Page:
At about 80 days of gestation, the fluid of the pregnancy pulls the uterus over the rim of the pelvis. The fetus is small and falls to the most ventral part of the uterus in the allantoic fluid. However, after ∼90 days, the uterus does not continue to move more ventrally into the abdomen. It actually elevates in the abdominal cavity as it becomes larger and the fetus is usually visible again at about 90–95 days of gestation. As the fetus grows it often extends back into the pelvic cavity and is readily visible after around 100 days. At this time the external genitalia are used to make a sex determination (Figures 18.1, 18.2).
Fetal Sexing 90–150 Days of Gestation
At 90 days the fetus comes back into view, as the uterus seems to elevate dorsally in the abdominal cavity and is easily accessible. The genital tubercle is less prominent now but the external genitalia (penis, prepuce, glans penis, and the gonads in the male, and the mammary gland, teats, clitoris, and the gonads in the female) are just beginning to be evident. Determinations are somewhat more subjective at this stage because of the need to evaluate the tissue densities between prepuce and muscle or mammary gland and muscle. Other fetal tissues frequently obscure the genitalia. The optimum time for determination at this stage is between 110 and 125 days. It is usually not as clear as the genital tubercle evaluations, and it may take anywhere from 30 seconds to 5–10 minutes. A sex determination can be made 90% of the time at this stage, with 98+% accuracy, with one examination.
Fetal Sexing after 150 Days of Gestation
If the posterior part of the fetus cannot be accessed transrectally, it is worthwhile to attempt transabdominal ultrasonography using a 2.5–3.5 MHz sector scanner. With the proper equipment good visualization of the posterior area of the fetus can frequently be achieved. The transducer should be placed on the midline of the mare’s abdomen slightly anterior to the udder and moved anteriorly until the fetus is located. Locate the heart of the fetus for orientation and locate the umbilical entrance to the abdomen. Follow the ventral midline of the fetus posteriorly from the umbilical entrance to the abdomen until the base of the tail is reached. In the male, the prepuce and hyperechoic area of the glans penis will be seen just posterior to the entrance of the umbilical cord. The mammary gland and teats of a female fetus will also be seen in this area. Moving posteriorly it is possible to see a clitoris on the fetal midline before the base of the tail is reached.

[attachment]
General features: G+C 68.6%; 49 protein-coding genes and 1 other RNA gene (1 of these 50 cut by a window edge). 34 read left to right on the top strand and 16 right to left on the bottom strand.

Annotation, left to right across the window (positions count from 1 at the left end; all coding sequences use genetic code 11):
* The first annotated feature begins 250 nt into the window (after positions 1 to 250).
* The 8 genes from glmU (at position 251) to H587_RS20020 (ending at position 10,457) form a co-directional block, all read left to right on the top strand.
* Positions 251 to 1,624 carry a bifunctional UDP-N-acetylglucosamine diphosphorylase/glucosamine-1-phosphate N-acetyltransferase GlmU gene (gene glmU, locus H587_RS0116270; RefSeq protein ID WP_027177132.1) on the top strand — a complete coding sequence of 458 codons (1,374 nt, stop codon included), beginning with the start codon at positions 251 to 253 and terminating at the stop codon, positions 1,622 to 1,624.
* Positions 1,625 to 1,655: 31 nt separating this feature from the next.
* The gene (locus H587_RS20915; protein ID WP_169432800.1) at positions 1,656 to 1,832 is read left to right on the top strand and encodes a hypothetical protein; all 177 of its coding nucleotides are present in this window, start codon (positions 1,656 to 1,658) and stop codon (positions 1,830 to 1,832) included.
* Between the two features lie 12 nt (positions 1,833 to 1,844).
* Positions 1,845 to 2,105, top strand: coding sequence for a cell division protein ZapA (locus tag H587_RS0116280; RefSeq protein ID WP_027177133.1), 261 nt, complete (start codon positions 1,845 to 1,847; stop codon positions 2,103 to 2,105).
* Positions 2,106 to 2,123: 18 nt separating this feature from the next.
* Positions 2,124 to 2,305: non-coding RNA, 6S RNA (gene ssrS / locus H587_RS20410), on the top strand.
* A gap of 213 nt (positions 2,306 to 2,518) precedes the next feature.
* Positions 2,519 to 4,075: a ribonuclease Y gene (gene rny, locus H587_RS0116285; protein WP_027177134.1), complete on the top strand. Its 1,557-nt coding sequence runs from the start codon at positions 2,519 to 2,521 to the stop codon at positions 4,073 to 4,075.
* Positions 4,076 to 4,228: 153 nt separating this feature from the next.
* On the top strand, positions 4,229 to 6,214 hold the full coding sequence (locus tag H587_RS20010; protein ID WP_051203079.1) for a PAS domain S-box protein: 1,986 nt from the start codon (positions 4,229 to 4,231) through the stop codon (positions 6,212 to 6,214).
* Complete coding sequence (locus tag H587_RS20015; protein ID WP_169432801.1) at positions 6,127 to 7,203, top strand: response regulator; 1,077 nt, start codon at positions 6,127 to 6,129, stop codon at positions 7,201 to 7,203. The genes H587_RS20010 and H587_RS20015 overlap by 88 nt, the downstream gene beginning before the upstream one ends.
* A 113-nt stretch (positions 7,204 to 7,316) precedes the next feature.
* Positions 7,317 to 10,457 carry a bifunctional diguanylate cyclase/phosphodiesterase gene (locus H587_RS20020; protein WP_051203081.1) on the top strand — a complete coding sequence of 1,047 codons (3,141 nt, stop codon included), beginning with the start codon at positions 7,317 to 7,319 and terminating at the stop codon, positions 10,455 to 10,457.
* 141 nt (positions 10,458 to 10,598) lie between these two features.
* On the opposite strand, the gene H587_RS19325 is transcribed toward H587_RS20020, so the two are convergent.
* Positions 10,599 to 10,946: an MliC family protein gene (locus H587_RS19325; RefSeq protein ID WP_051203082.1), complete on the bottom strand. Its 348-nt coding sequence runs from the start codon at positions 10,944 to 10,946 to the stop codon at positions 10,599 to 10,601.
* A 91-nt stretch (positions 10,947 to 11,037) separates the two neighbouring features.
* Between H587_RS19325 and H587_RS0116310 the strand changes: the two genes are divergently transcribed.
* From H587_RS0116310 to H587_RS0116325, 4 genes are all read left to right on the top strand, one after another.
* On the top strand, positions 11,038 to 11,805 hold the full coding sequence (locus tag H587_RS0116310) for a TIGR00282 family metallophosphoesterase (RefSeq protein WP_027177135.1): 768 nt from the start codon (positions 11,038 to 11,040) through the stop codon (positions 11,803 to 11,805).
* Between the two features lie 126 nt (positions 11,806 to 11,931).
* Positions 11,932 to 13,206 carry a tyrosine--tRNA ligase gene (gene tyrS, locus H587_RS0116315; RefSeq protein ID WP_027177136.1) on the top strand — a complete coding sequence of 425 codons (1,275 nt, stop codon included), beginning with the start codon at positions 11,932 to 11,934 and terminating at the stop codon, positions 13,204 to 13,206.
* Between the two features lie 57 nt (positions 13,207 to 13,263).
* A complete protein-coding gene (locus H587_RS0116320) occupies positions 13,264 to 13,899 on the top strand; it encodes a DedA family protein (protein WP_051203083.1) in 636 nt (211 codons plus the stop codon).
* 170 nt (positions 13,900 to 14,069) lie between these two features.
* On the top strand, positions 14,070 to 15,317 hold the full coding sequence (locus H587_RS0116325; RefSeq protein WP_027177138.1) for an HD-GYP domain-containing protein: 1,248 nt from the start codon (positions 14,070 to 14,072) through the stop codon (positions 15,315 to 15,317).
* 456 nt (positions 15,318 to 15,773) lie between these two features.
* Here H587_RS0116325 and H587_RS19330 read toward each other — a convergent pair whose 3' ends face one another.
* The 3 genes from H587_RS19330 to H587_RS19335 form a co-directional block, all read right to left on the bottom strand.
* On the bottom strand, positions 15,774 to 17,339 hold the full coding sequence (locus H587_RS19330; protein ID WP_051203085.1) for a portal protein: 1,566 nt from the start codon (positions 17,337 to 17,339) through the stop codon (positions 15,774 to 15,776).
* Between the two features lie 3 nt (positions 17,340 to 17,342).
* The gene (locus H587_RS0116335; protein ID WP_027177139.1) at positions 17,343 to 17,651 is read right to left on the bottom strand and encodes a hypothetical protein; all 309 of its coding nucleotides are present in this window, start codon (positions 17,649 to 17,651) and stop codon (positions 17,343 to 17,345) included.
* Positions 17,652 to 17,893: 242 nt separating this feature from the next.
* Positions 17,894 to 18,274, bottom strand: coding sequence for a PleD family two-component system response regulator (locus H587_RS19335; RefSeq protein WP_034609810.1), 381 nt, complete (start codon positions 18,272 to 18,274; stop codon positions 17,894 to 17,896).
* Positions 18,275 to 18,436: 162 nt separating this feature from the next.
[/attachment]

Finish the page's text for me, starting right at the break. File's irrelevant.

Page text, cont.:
The external genitalia on a transabdominal scan appear the same as the 100+ day transrectal views but they are not quite as clear. When attempting transabdominal fetal sexing, the heart and the umbilical entrance into the abdomen are the most useful markers. Adjusting the ultrasound to a deep penetration reduces the visual size of the fetus and allows for better visualization of a larger area of the fetus. This is helpful in relating the location of certain structures to other fetal anatomic structures. The genitalia can be seen on the ventral midline, between the umbilical entrance to the abdomen and the base of the tail. These include the prepuce, glans penis, and penis in a colt and the mammary gland, teats, and clitoris in a filly. These structures are difficult to visualize but can be seen with much practice.
- Plane I (primarily useful for colts) (Figure 18.3)
- Plane II female (ideal view for filly diagnosis) (Figure 18.4)
- Plane II male (similar to female view but slightly more anterior for colts) (Figure 18.5)
- Plane III (primarily useful for colt diagnosis) (Figure 18.6, focus on 18.6A)